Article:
LONG-TERM BONDS: A Two-Factor Model 4


The term structure of interest rates in the US

We estimate the two-factor term structure model using data on US nominal interest rates, equities and inflation. We use nominal zero-coupon yields at maturities 3 months, 1 year, 3 years, and 10 years from McCulloch and Kwon (1993), updated by Gong and Remolona (1996a,b). We take data on equities from the Indices files on the CRSP tapes. We use the value-weighted return, including dividends, on the NYSE, AMEX and NASDAQ markets. We take data on CPI inflation from the SBBI files on the CRSP tapes. Although the raw data are available monthly, we construct a quarterly data set in order to reduce the influence of high-frequency noise in inflation and short-term movements in interest rates.

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To avoid the implication of the model that bond returns are driven by only two common factors, so that all bond returns can be perfectly explained by any two bond returns, we assume that bond yields are measured with error. The errors in yields are normally distributed, serially uncorrelated, and uncorrelated across bonds. Then the term structure model becomes a classic state-space model in which unobserved state variables xt and zt follow a linear process with normal innovations and we observe linear combinations of them with normal errors.

The model can be estimated by maximum likelihood using a Kalman filter to construct the likelihood function (Berardi 1997, Harvey 1989, Pennacchi 1991, Gong and Remolona 1996a,b, Foresi, Penati, and Pennacchi 1997). This is an attractive alternative to the Generalized Method of Moments used to estimate term structure models by Gibbons and Ra-maswamy (1993) and others.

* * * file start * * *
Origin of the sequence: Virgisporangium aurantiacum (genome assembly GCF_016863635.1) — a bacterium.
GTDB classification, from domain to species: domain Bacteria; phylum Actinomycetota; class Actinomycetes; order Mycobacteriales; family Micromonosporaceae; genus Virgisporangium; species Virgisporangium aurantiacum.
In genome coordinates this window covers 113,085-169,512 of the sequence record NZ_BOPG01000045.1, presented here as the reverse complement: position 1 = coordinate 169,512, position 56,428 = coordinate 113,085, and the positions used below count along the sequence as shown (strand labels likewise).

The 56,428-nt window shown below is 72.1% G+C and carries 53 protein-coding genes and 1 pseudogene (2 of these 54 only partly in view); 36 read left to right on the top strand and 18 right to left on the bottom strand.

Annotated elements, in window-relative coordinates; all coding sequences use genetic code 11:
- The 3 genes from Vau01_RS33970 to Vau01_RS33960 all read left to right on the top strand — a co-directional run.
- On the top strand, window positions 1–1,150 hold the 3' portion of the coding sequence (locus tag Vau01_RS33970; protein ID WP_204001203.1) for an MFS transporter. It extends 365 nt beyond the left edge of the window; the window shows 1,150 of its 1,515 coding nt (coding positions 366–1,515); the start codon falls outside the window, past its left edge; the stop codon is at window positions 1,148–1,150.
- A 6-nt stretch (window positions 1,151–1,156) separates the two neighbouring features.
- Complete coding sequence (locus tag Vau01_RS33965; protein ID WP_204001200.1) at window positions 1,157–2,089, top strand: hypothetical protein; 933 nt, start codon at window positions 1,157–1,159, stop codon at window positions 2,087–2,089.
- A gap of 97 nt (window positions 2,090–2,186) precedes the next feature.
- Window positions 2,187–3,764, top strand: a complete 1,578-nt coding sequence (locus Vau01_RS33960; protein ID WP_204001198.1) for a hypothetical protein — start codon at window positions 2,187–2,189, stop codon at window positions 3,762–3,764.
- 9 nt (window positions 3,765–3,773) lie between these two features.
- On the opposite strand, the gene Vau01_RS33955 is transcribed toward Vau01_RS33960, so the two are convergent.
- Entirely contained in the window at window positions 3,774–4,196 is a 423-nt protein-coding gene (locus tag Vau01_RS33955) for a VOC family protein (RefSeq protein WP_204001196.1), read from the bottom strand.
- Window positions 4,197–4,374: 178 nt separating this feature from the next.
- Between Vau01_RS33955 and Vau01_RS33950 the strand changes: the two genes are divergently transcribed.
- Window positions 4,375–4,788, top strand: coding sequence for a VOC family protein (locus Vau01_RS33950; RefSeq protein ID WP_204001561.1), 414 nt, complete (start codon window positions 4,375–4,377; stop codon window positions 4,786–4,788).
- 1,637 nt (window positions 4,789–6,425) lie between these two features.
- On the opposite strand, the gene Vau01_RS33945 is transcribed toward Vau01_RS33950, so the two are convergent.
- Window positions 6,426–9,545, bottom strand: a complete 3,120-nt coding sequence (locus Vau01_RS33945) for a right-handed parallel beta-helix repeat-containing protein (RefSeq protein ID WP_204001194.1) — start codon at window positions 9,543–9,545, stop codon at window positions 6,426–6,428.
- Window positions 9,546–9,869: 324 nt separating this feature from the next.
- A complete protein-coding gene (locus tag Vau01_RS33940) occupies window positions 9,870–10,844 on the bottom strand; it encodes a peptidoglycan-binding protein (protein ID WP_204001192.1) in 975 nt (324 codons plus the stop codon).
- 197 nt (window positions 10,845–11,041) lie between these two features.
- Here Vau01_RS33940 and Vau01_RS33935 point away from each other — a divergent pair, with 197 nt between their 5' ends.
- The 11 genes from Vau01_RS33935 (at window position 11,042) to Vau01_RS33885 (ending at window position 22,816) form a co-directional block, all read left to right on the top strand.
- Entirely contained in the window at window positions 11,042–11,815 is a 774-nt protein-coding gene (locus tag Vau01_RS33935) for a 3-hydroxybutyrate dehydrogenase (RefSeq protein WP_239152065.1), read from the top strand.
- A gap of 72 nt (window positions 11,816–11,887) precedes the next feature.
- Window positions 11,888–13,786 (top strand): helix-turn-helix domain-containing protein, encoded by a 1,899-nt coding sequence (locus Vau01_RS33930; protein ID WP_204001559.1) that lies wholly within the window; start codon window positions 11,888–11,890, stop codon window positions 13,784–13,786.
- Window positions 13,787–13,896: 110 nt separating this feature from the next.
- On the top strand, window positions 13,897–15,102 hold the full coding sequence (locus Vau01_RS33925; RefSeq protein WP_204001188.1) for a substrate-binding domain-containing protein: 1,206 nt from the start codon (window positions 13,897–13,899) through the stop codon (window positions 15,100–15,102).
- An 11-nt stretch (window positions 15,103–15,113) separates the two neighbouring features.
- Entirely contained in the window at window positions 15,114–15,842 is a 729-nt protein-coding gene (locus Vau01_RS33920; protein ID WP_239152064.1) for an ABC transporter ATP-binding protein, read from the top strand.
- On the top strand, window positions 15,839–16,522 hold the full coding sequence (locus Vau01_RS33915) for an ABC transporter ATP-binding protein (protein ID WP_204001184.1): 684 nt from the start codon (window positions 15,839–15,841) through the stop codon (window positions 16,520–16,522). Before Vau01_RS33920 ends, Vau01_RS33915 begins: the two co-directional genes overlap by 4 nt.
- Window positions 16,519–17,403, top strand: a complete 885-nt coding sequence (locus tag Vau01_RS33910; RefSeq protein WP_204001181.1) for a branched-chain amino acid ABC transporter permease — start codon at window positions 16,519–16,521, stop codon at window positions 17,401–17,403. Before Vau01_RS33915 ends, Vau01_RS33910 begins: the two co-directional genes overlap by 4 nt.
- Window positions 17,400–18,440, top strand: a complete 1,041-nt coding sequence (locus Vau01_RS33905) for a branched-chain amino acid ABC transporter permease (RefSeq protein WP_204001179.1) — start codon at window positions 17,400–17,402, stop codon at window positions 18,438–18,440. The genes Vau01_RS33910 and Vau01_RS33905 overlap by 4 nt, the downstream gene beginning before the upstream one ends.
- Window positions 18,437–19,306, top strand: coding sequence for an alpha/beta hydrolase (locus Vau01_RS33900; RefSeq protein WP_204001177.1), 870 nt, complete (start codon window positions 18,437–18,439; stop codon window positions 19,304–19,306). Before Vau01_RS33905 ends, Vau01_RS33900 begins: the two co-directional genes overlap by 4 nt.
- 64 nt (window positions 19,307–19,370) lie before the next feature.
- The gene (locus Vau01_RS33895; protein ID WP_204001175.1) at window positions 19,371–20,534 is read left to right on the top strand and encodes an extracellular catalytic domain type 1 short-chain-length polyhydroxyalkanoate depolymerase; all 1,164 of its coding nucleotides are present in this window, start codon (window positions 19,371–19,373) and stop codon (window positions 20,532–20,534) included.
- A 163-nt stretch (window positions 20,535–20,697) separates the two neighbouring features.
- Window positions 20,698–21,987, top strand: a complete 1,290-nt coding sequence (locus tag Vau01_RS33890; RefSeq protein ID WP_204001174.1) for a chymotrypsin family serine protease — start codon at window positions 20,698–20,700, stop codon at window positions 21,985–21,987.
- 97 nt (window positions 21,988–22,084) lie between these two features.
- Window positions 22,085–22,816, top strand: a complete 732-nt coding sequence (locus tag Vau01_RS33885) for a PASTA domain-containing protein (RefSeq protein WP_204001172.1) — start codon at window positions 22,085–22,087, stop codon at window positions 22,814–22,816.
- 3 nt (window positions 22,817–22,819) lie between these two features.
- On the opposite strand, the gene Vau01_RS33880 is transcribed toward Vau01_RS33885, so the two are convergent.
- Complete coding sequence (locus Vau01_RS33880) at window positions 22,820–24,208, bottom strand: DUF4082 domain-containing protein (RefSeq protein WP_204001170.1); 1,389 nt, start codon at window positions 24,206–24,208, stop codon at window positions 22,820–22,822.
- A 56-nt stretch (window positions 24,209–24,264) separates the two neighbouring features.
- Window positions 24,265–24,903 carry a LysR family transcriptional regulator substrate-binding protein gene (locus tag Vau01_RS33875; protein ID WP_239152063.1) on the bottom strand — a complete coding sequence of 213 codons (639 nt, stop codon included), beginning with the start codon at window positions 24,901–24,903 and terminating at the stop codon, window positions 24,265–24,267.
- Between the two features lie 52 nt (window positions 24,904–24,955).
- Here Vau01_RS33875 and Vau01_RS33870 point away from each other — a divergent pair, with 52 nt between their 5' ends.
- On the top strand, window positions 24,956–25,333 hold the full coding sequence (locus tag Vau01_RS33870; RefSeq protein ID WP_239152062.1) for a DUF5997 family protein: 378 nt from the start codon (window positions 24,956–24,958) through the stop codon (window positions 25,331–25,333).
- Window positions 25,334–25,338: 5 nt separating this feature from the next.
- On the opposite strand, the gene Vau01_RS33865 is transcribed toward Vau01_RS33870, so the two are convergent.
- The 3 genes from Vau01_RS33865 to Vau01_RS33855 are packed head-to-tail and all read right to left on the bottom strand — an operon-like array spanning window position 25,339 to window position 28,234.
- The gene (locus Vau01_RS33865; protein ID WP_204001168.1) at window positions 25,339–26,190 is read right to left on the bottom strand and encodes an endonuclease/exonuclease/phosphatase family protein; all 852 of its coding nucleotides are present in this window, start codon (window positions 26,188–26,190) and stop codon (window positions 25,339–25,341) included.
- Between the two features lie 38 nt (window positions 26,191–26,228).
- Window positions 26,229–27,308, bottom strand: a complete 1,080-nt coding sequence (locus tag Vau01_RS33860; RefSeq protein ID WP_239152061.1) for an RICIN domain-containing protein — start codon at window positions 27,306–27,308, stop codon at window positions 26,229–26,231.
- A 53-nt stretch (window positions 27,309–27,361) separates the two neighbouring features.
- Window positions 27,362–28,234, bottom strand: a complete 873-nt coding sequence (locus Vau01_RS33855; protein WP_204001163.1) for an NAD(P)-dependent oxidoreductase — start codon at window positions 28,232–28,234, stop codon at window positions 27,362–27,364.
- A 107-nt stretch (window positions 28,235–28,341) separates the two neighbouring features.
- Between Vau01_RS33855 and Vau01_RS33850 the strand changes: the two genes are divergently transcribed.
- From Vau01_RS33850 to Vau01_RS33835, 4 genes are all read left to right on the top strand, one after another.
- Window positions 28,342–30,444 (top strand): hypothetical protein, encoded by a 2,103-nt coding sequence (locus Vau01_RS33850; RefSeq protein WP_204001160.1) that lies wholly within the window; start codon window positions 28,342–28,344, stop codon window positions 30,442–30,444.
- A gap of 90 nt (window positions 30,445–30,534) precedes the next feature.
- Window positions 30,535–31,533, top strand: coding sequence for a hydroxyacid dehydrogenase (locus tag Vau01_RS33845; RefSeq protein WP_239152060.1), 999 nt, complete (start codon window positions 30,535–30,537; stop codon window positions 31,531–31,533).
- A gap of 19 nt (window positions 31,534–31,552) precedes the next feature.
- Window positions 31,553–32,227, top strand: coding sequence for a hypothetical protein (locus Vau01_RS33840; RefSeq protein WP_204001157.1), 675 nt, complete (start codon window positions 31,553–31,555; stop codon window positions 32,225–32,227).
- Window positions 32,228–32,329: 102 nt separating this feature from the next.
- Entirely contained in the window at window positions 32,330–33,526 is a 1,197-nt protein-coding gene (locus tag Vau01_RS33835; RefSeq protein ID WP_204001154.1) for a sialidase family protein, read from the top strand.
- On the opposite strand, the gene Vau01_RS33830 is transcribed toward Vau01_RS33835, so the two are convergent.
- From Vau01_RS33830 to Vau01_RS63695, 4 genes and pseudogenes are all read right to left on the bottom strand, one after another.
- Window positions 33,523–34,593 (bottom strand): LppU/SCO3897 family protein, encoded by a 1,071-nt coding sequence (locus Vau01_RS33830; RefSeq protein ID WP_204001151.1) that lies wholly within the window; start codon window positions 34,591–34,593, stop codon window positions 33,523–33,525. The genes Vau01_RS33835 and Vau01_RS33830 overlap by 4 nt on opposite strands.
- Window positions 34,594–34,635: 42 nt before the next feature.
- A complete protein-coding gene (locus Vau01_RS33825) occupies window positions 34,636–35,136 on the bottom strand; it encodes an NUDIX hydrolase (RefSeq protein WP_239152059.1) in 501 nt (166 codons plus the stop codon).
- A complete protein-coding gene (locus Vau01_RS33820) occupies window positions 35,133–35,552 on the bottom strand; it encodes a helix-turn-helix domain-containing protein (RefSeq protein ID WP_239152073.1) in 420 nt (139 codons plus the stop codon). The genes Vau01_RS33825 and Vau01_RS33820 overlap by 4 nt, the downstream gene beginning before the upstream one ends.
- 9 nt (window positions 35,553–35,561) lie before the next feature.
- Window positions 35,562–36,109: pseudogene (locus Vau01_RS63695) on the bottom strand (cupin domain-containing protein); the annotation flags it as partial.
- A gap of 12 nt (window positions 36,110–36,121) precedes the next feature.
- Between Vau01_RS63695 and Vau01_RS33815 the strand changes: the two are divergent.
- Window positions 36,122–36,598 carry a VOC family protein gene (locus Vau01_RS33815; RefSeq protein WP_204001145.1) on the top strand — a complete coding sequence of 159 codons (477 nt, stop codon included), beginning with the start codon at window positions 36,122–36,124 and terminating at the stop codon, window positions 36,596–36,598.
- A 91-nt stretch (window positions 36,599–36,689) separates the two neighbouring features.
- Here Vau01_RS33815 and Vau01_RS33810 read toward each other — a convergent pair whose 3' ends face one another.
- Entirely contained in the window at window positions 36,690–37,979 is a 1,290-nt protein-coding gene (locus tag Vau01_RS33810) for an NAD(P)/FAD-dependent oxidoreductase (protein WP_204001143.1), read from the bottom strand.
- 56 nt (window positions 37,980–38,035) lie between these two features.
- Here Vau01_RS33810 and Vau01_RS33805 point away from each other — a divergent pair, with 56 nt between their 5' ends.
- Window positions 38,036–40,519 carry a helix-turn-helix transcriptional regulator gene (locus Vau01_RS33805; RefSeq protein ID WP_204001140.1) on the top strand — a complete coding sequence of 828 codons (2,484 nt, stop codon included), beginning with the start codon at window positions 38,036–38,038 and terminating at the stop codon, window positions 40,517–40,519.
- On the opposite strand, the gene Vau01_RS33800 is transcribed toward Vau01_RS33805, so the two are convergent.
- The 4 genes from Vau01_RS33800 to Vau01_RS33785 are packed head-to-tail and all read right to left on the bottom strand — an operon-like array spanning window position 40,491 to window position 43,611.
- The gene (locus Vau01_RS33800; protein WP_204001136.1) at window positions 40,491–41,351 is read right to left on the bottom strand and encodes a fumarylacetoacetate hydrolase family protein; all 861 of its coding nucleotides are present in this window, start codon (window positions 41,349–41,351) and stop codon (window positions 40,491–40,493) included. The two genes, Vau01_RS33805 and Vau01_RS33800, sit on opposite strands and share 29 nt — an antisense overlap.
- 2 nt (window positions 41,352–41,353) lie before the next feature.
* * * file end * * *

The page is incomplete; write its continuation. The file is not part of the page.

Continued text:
In Table 1 we report parameter estimates for the period 1952-96 and the period 1983-96. Interest rates were unusually high and volatile in the 1979-82 period, during which the Federal Reserve Board under Paul Volcker was attempting to reestablish the credibility of anti-inflationary monetary policy and was experimenting with monetarist operating procedures. Many authors have argued that real interest rates and inflation have behaved differently in the monetary policy regime established since 1982 by Federal Reserve chairmen Volcker and Alan Greenspan (see for example Clarida, Gali, and Gertler 1998). Accordingly we report separate estimates for the period starting in 1983 in addition to the full sample period.

In earlier versions of this paper we reported completely unrestricted maximum likelihood estimates of the model. In 1952-96 these estimates fit the data well, but in 1983-96 the unrestricted estimates deliver implausibly low means for short-term nominal and real interest rates. (The model does not necessarily fit the sample means because the same parameters are used to fit both time-series and cross-sectional behavior; thus the model can trade off better fit elsewhere for worse fit of mean shortterm interest rates.) Accordingly in this version of the paper we require that the model exactly fit the sample means of nominal interest rates and inflation. This restriction hardly reduces the likelihood at all in 1952-96, and even in 1983-96 it cannot be rejected at conventional significance levels. payday loan lenders only